THE DIFFERENCE BETWEEN REGIONAL AND INTENSIVE COURSES
"I experienced for the first time what Chi Kung really is: the art of working with energy."
As many people would like to know about the difference between regional and intensive Chi Kung courses, I would like to share some of my experiences that I have made in Sabah from 1st to 5th July 2004.
After having taken three regional courses with Sifu (the first one in 2001), I decided it was now time for me to attend an intensive course, especially after Sifu had advised me to do so.
Since someone once told me that there was no big difference between the regional and the intensive courses (the exercises taught being "the same"), I initially had some doubts if the long (and not too cheap :) flight and the course fees were really worth it. Now I can say: YES, they definitely were! During these days in Sabah I've been having the most wonderful time of my life.
Here are -- in my opinion -- some of the advantages of an intensive course:
I experienced for the first time what "Chi Kung" really is: the art of working with energy.
After my regional courses I already achieved very good results (mainly for my health) and I also had some nice Chi-sensations but I could not control Chi willingly. In Sabah we learnt in one lesson how to tap Chi from the cosmos by "simply" using our mind.
At the end of the exercise "Pushing mountains" I could actually feel the ball of Chi I was holding (even before Sifu told us to visualize it). While practicing "Carrying the Moon" I had the same sensation of holding a Chi-ball above my head and then I could clearly feel the energy flowing down through me.
In another lesson we learnt how to use our mind to send Chi to any part of our body. Only a few words from Sifu -- and his presence of course -- were enough to transmit that fantastic skill to us (actually, I still can't believe how simple his instructions were).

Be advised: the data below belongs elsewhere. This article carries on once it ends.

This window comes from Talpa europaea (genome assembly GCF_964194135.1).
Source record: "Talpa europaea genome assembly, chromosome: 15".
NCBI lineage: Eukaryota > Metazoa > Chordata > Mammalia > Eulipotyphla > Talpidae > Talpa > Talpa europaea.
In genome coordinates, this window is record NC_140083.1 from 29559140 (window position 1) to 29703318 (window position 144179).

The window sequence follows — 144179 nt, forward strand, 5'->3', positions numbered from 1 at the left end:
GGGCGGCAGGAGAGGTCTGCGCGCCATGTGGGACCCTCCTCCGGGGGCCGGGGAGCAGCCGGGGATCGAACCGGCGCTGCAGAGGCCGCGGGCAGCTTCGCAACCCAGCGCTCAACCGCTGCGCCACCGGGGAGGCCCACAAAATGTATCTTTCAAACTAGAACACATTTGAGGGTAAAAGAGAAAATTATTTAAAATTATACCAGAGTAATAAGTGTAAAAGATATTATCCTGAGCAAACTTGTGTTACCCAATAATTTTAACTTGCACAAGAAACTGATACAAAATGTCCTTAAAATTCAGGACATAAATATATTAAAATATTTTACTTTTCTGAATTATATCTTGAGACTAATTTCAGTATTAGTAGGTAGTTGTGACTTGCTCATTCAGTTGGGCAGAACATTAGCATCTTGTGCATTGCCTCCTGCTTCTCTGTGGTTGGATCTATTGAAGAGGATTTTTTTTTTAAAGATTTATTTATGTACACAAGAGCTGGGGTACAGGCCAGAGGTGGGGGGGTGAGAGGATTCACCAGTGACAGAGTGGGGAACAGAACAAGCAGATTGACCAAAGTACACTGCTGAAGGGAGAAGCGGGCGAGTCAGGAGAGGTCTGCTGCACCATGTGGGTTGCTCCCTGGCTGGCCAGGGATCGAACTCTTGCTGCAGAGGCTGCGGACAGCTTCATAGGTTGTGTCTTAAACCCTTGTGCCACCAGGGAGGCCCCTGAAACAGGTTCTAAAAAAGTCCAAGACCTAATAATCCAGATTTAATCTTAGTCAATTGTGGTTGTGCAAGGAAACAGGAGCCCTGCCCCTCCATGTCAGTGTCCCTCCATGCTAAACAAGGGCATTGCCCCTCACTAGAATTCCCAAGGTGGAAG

For my trip back, Sifu showed me how to have a "cosmic shower" while sitting in the plane by "simply" using mind and breathing. Only after a few tries, the Bai Hui point on top of my head started pulsating vigorously which was a wonderful feeling.
Another great bonus was the fact that Sifu was around all the time (I don't know if this is the case when the course is held in Sungai Petani). Having breakfast and dinner together with him gave us a great opportunity to get to know him better as a person.
I was amazed at how kindly he answered all our questions. And if someone had a personal question he took him aside and discussed it with him alone.
When Charles asked Sifu after dinner about his Kung-Fu-training Sifu watched him performing a set and then showed him some applications of the movements he was doing. During another break Sifu instructed Charles, Kevin and me on how to incorporate Chi Kung in our Kung Fu-/ Tai Chi Chuan-training (without us even having asked him to do so!).
Travelling such a long distance to Malaysia completely took my mind off the stress I have at work and the whole course was like a holiday for me (but much more rewarding than a mere holiday).
You can be sure that all the participants -- having traveled that far and paid the 1000$-fee -- are true seekers of the art. So it happened that I really liked every single participant and have made many new friends.
Usually I don't feel comfortable when I'm surrounded by people I don't know well, but here it was different. It really felt as if we were members of a huge family. The atmosphere was very stimulating and we had a lot of inspiring discussions.
So, if you want to deepen your Chi-Kung-skills, I would strongly recommend you to attend an intensive course with Sifu. It definitely gave new direction and meaning to my Chi-Kung-practice.
I would like to thank Sifu for sharing the art of Chi Kung with us and for being such a wonderful teacher and such a kind person.
Special thanks to the honorary Sabah organizers, the Kisseys. I truly enjoyed their warm hospitality and kindness. They really did everything to make you feel comfortable and welcome.Tobias
7th July 2004